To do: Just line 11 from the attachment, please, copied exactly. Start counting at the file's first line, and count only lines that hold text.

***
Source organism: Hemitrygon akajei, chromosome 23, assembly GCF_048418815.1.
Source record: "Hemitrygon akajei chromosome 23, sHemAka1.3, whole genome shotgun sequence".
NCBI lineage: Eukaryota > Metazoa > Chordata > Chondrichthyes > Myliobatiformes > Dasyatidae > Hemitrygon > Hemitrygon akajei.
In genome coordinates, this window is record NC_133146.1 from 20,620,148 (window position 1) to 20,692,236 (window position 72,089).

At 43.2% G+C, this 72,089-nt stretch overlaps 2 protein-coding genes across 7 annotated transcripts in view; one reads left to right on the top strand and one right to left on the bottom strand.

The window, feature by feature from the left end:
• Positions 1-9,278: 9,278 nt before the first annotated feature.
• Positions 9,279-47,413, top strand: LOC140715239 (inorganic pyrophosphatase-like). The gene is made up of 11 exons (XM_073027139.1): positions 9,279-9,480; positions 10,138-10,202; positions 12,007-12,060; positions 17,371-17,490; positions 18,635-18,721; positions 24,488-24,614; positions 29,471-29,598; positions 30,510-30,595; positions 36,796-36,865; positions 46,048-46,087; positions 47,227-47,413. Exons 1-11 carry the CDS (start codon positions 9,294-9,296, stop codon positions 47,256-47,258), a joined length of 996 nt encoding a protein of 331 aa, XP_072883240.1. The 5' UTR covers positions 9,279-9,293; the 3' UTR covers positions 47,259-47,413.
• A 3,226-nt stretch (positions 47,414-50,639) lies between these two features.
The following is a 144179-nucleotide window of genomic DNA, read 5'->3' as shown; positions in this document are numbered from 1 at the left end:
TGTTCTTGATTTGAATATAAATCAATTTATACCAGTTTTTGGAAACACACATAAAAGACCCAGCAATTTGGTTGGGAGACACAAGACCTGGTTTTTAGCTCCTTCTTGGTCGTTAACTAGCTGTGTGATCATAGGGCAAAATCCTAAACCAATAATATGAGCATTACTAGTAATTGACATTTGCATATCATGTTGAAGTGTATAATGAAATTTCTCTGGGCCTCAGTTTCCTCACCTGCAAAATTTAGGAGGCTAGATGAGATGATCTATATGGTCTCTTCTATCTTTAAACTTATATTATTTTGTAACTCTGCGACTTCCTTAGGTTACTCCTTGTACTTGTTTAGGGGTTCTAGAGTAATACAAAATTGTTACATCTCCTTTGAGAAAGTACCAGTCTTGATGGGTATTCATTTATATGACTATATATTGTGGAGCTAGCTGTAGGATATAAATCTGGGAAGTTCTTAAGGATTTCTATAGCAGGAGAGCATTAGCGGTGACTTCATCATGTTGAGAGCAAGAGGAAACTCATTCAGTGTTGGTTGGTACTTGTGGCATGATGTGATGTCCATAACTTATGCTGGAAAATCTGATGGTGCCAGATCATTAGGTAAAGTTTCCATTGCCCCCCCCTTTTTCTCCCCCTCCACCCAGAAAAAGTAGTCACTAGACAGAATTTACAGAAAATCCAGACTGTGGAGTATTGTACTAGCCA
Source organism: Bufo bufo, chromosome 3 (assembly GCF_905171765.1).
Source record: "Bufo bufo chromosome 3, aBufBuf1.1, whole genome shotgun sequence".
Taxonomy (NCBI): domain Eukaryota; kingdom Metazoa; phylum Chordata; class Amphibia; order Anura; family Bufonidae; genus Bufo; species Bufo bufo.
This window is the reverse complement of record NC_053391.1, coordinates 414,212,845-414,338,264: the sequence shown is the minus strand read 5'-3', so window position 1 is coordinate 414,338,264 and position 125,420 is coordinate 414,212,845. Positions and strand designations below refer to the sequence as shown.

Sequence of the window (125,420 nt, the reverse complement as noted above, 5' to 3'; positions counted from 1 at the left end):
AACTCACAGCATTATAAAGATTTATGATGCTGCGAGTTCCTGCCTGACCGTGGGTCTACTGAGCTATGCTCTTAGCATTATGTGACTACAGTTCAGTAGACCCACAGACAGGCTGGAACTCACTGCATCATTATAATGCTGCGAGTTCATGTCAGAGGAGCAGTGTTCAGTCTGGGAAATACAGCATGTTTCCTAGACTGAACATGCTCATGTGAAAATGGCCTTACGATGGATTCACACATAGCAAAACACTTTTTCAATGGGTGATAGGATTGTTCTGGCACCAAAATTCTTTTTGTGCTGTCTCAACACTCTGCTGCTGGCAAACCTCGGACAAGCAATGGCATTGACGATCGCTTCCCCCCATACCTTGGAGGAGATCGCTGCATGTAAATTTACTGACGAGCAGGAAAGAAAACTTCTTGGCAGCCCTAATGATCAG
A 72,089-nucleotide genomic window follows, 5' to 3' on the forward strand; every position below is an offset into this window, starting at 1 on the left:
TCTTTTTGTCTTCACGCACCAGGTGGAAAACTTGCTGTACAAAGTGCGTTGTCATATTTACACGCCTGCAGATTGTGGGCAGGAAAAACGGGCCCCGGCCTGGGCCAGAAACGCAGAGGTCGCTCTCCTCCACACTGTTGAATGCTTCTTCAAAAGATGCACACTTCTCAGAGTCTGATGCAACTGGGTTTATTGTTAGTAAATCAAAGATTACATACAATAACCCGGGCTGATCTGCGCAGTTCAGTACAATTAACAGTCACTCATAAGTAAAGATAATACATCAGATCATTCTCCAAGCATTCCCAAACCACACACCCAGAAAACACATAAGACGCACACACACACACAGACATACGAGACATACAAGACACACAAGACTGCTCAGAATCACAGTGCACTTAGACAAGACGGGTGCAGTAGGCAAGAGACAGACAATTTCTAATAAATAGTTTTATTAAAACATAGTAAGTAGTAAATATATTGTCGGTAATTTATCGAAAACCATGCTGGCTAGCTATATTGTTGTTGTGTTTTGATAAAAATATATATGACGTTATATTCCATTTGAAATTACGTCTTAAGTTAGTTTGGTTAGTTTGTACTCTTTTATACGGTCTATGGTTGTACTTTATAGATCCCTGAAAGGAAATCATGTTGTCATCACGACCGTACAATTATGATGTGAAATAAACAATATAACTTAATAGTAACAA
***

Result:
TGTTCTTGATTTGAATATAAATCAATTTATACCAGTTTTTGGAAACACACATAAAAGACCCAGCAATTTGGTTGGGAGACACAAGACCTGGTTTTTAGCTCCTTCTTGGTCGTTAACTAGCTGTGTGATCATAGGGCAAAATCCTAAACCAATAATATGAGCATTACTAGTAATTGACATTTGCATATCATGTTGAAGTGTATAATGAAATTTCTCTGGGCCTCAGTTTCCTCACCTGCAAAATTTAGGAGGCTAGATGAGATGATCTATATGGTCTCTTCTATCTTTAAACTTATATTATTTTGTAACTCTGCGACTTCCTTAGGTTACTCCTTGTACTTGTTTAGGGGTTCTAGAGTAATACAAAATTGTTACATCTCCTTTGAGAAAGTACCAGTCTTGATGGGTATTCATTTATATGACTATATATTGTGGAGCTAGCTGTAGGATATAAATCTGGGAAGTTCTTAAGGATTTCTATAGCAGGAGAGCATTAGCGGTGACTTCATCATGTTGAGAGCAAGAGGAAACTCATTCAGTGTTGGTTGGTACTTGTGGCATGATGTGATGTCCATAACTTATGCTGGAAAATCTGATGGTGCCAGATCATTAGGTAAAGTTTCCATTGCCCCCCCCTTTTTCTCCCCCTCCACCCAGAAAAAGTAGTCACTAGACAGAATTTACAGAAAATCCAGACTGTGGAGTATTGTACTAGCCA